I employed communication by first having a short three to five minute discussion about acts of patient aggression encountered by the nurses while working on the unit. 50% of nurses revealed that they had been on the receiving end of patient aggression such as shouting/demanding behavior, and 30% of nurses said they had been involved in âCode Greyâ events, in which security was called to the patientâs room.
After the warm-up discussion, I introduced my teaching tool, and handed out a tri-fold brochure to each participant. I explained the items listed in the brochure, and used questioning to check for understanding, as I taught about each section of the tri-fold brochure. The nurses seemed very interested in the material, and all nurses communicated verbally, that they were in general agreement that the ABRAT (Kim, Ideker, & Tolcheeny-Mannes, 2011) or similar patient aggression predictor tool would be of benefit to the nurses on the unit. After about 15 minutes of teaching and discussion, I asked the nurse participants to fill out the post-teaching evaluation. My subsequent review of the post-teaching evaluation questionnaire, revealed that the majority of nurses felt that the particular patient population we serve is often at increased risk for aggressive behavior. The majority of nurses also expressed the opinion that the use of the ABRAT or similar tool could help protect nurses from injury, related to risk for patient aggression, while hospitalized on the medical-surgical unit. I believe that the teaching was valuable, and was well-received by the target population of nursing staff.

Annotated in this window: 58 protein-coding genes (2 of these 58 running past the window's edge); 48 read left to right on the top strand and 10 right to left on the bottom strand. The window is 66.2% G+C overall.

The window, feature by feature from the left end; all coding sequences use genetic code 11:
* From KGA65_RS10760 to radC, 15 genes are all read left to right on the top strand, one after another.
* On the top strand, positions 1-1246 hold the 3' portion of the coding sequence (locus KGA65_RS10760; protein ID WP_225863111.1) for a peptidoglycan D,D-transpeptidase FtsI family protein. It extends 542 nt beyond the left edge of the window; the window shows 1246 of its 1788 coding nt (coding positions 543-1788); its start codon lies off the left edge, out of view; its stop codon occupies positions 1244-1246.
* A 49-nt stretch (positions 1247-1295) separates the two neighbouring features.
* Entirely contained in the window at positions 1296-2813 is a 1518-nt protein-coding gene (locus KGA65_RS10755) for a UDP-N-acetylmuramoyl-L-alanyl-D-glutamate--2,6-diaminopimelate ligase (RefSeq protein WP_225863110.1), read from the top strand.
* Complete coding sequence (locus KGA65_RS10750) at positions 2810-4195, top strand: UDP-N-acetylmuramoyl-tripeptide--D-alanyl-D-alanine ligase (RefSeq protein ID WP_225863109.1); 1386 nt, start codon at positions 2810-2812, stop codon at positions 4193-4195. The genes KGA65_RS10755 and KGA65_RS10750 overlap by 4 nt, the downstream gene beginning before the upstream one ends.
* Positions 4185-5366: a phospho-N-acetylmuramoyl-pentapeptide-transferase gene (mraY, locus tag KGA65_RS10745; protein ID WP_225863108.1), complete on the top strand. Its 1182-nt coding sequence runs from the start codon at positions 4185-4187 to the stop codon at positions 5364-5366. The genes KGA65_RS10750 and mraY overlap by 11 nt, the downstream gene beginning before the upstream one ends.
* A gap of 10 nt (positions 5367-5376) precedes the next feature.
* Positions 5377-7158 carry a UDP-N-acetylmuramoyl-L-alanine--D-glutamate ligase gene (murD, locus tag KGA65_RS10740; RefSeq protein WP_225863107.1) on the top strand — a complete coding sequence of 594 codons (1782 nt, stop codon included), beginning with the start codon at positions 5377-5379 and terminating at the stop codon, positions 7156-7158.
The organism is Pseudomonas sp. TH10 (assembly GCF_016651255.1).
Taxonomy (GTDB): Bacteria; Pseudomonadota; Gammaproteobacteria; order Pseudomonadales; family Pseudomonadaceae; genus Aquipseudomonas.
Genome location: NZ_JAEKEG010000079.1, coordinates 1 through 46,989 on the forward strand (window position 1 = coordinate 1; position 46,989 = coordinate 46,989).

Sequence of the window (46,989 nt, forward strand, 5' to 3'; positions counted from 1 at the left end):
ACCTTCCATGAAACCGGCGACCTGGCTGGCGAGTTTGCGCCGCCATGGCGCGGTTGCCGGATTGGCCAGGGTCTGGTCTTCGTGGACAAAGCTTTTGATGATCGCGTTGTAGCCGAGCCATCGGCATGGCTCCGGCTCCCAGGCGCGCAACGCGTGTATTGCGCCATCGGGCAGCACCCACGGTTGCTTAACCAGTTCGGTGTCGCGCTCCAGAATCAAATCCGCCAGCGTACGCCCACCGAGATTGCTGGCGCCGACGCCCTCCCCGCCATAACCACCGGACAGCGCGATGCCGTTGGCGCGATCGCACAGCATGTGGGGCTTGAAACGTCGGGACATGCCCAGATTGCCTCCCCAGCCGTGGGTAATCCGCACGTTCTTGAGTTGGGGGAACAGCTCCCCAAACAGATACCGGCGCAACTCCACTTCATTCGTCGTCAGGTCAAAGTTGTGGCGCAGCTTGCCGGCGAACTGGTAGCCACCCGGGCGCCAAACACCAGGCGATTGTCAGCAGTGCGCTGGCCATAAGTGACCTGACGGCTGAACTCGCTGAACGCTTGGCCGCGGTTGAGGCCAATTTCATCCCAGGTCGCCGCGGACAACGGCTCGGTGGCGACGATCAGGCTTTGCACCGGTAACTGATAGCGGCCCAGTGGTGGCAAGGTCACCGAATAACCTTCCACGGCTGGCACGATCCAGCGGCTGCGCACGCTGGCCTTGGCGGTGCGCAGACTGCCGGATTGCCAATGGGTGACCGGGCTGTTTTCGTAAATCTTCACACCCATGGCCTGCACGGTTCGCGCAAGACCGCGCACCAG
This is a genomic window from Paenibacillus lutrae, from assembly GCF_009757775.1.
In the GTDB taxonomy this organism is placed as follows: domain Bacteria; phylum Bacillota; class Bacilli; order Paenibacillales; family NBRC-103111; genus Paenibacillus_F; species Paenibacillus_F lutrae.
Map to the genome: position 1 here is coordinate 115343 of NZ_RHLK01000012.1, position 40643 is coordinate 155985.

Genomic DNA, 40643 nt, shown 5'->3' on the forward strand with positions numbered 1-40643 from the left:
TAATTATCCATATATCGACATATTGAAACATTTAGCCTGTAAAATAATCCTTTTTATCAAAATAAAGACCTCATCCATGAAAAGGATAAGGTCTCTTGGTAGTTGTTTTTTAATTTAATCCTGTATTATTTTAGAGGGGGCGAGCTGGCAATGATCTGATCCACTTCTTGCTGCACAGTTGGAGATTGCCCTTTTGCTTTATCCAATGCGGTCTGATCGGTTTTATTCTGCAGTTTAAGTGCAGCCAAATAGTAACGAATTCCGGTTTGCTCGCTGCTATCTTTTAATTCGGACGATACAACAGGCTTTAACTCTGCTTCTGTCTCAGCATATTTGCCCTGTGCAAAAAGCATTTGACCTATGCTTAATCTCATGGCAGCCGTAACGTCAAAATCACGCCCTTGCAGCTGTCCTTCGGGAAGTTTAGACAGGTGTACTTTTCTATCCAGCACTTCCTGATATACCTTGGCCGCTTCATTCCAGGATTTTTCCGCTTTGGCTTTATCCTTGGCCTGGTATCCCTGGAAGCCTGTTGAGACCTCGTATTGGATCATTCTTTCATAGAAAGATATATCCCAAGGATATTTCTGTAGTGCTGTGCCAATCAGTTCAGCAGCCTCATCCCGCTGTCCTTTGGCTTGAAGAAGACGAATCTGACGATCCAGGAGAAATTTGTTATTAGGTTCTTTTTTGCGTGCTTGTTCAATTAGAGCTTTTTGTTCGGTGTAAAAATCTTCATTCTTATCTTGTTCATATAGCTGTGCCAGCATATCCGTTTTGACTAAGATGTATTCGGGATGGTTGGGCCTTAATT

Reflection on the Teaching/Learning Process
The inception of my initial idea to teach and advocate for a means with which to reduce violent patient incidents, or the potential for nurse injury, occurred in early October when a âCode Greyâ was called. I was at the nurseâs station doing my electronic charting when I heard shouting from half-way down the hall, and then a voice over the intercom sounded âCode Greyâ¦Room 340.â Shortly after the code was called, I saw three security guards rush to that room. I later learned that the patient had become extremely anxious and agitated, and wanted to leave against medical advice; the patient subsequently became verbally threatening toward the nurse. The patient pushed the nurse as well, but by the time security arrived, the patient had fled the room and the hospital. No injuries were incurred by the nurse, fortunately. After this event, I wondered if there was a way to help prevent such events from happening.